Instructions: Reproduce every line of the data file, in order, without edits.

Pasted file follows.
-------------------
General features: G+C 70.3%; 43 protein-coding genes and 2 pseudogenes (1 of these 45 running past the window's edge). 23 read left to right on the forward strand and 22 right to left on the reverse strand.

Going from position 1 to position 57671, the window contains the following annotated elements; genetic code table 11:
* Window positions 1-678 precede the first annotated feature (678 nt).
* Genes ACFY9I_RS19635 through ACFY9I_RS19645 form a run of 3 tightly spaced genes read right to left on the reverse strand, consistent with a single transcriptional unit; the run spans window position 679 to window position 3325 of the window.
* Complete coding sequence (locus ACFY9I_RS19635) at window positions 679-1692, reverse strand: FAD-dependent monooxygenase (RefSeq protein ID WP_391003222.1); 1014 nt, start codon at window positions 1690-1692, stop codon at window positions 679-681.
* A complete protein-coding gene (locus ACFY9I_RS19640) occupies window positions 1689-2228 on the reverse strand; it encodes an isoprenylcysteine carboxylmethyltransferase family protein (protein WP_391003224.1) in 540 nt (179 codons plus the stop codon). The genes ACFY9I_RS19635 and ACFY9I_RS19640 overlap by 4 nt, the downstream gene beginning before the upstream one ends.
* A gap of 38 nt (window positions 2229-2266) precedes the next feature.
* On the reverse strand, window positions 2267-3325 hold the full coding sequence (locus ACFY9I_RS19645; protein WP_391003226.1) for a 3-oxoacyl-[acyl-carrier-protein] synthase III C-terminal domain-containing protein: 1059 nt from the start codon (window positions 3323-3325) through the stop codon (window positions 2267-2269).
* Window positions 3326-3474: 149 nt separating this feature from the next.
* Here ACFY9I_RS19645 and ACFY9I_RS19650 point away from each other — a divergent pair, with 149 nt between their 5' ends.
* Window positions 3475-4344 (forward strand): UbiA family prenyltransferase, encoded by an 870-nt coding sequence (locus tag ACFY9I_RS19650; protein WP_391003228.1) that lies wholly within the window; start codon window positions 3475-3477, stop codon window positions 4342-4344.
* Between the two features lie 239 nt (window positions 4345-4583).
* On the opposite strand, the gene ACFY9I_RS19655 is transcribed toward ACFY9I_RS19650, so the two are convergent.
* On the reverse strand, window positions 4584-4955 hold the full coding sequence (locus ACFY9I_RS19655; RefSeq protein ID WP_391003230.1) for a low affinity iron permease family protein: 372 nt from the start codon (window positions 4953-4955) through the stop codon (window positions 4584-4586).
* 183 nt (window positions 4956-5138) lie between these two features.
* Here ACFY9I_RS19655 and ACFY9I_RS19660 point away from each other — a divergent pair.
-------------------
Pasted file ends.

General features: G+C 70.3%; 43 protein-coding genes and 2 pseudogenes (1 of these 45 running past the window's edge). 23 read left to right on the forward strand and 22 right to left on the reverse strand.

Going from position 1 to position 57671, the window contains the following annotated elements; genetic code table 11:
* Window positions 1-678 precede the first annotated feature (678 nt).
* Genes ACFY9I_RS19635 through ACFY9I_RS19645 form a run of 3 tightly spaced genes read right to left on the reverse strand, consistent with a single transcriptional unit; the run spans window position 679 to window position 3325 of the window.
* Complete coding sequence (locus ACFY9I_RS19635) at window positions 679-1692, reverse strand: FAD-dependent monooxygenase (RefSeq protein ID WP_391003222.1); 1014 nt, start codon at window positions 1690-1692, stop codon at window positions 679-681.
* A complete protein-coding gene (locus ACFY9I_RS19640) occupies window positions 1689-2228 on the reverse strand; it encodes an isoprenylcysteine carboxylmethyltransferase family protein (protein WP_391003224.1) in 540 nt (179 codons plus the stop codon). The genes ACFY9I_RS19635 and ACFY9I_RS19640 overlap by 4 nt, the downstream gene beginning before the upstream one ends.
* A gap of 38 nt (window positions 2229-2266) precedes the next feature.
* On the reverse strand, window positions 2267-3325 hold the full coding sequence (locus ACFY9I_RS19645; protein WP_391003226.1) for a 3-oxoacyl-[acyl-carrier-protein] synthase III C-terminal domain-containing protein: 1059 nt from the start codon (window positions 3323-3325) through the stop codon (window positions 2267-2269).
* Window positions 3326-3474: 149 nt separating this feature from the next.
* Here ACFY9I_RS19645 and ACFY9I_RS19650 point away from each other — a divergent pair, with 149 nt between their 5' ends.
* Window positions 3475-4344 (forward strand): UbiA family prenyltransferase, encoded by an 870-nt coding sequence (locus tag ACFY9I_RS19650; protein WP_391003228.1) that lies wholly within the window; start codon window positions 3475-3477, stop codon window positions 4342-4344.
* Between the two features lie 239 nt (window positions 4345-4583).
* On the opposite strand, the gene ACFY9I_RS19655 is transcribed toward ACFY9I_RS19650, so the two are convergent.
* On the reverse strand, window positions 4584-4955 hold the full coding sequence (locus ACFY9I_RS19655; RefSeq protein ID WP_391003230.1) for a low affinity iron permease family protein: 372 nt from the start codon (window positions 4953-4955) through the stop codon (window positions 4584-4586).
* 183 nt (window positions 4956-5138) lie between these two features.
* Here ACFY9I_RS19655 and ACFY9I_RS19660 point away from each other — a divergent pair.